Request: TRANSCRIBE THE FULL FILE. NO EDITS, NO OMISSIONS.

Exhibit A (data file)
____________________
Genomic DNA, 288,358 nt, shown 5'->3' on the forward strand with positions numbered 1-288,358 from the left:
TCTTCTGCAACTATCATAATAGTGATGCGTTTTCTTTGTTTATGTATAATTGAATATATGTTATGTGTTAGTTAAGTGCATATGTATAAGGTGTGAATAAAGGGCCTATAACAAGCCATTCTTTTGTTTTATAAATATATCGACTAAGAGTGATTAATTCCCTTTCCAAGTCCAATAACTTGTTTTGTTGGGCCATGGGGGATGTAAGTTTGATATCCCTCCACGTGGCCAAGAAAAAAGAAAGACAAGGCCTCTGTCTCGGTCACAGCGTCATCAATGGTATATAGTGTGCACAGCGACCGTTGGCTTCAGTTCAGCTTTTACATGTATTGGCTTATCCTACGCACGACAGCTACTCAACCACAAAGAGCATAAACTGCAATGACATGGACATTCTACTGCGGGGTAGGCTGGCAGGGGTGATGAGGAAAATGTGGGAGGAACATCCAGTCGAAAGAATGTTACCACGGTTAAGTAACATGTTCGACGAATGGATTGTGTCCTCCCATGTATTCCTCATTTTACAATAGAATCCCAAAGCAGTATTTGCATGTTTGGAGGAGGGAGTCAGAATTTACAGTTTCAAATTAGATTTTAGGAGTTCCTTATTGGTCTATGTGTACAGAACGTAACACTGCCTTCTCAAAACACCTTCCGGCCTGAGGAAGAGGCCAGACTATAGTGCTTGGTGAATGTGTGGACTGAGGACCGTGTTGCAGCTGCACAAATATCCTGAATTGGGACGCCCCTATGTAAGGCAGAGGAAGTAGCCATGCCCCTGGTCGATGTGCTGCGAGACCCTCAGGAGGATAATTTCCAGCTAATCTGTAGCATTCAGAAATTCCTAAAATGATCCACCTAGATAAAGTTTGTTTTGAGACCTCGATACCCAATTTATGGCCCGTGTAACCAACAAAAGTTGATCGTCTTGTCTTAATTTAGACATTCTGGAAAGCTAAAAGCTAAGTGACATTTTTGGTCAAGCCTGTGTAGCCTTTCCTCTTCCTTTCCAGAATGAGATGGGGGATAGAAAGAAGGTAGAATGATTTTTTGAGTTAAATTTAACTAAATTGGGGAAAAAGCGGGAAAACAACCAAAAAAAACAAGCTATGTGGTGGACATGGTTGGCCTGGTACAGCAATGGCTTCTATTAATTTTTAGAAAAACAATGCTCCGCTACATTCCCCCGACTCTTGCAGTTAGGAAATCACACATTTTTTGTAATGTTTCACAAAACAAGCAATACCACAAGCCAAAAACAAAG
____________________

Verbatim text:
Genomic DNA, 288,358 nt, shown 5'->3' on the forward strand with positions numbered 1-288,358 from the left:
TCTTCTGCAACTATCATAATAGTGATGCGTTTTCTTTGTTTATGTATAATTGAATATATGTTATGTGTTAGTTAAGTGCATATGTATAAGGTGTGAATAAAGGGCCTATAACAAGCCATTCTTTTGTTTTATAAATATATCGACTAAGAGTGATTAATTCCCTTTCCAAGTCCAATAACTTGTTTTGTTGGGCCATGGGGGATGTAAGTTTGATATCCCTCCACGTGGCCAAGAAAAAAGAAAGACAAGGCCTCTGTCTCGGTCACAGCGTCATCAATGGTATATAGTGTGCACAGCGACCGTTGGCTTCAGTTCAGCTTTTACATGTATTGGCTTATCCTACGCACGACAGCTACTCAACCACAAAGAGCATAAACTGCAATGACATGGACATTCTACTGCGGGGTAGGCTGGCAGGGGTGATGAGGAAAATGTGGGAGGAACATCCAGTCGAAAGAATGTTACCACGGTTAAGTAACATGTTCGACGAATGGATTGTGTCCTCCCATGTATTCCTCATTTTACAATAGAATCCCAAAGCAGTATTTGCATGTTTGGAGGAGGGAGTCAGAATTTACAGTTTCAAATTAGATTTTAGGAGTTCCTTATTGGTCTATGTGTACAGAACGTAACACTGCCTTCTCAAAACACCTTCCGGCCTGAGGAAGAGGCCAGACTATAGTGCTTGGTGAATGTGTGGACTGAGGACCGTGTTGCAGCTGCACAAATATCCTGAATTGGGACGCCCCTATGTAAGGCAGAGGAAGTAGCCATGCCCCTGGTCGATGTGCTGCGAGACCCTCAGGAGGATAATTTCCAGCTAATCTGTAGCATTCAGAAATTCCTAAAATGATCCACCTAGATAAAGTTTGTTTTGAGACCTCGATACCCAATTTATGGCCCGTGTAACCAACAAAAGTTGATCGTCTTGTCTTAATTTAGACATTCTGGAAAGCTAAAAGCTAAGTGACATTTTTGGTCAAGCCTGTGTAGCCTTTCCTCTTCCTTTCCAGAATGAGATGGGGGATAGAAAGAAGGTAGAATGATTTTTTGAGTTAAATTTAACTAAATTGGGGAAAAAGCGGGAAAACAACCAAAAAAAACAAGCTATGTGGTGGACATGGTTGGCCTGGTACAGCAATGGCTTCTATTAATTTTTAGAAAAACAATGCTCCGCTACATTCCCCCGACTCTTGCAGTTAGGAAATCACACATTTTTTGTAATGTTTCACAAAACAAGCAATACCACAAGCCAAAAACAAAG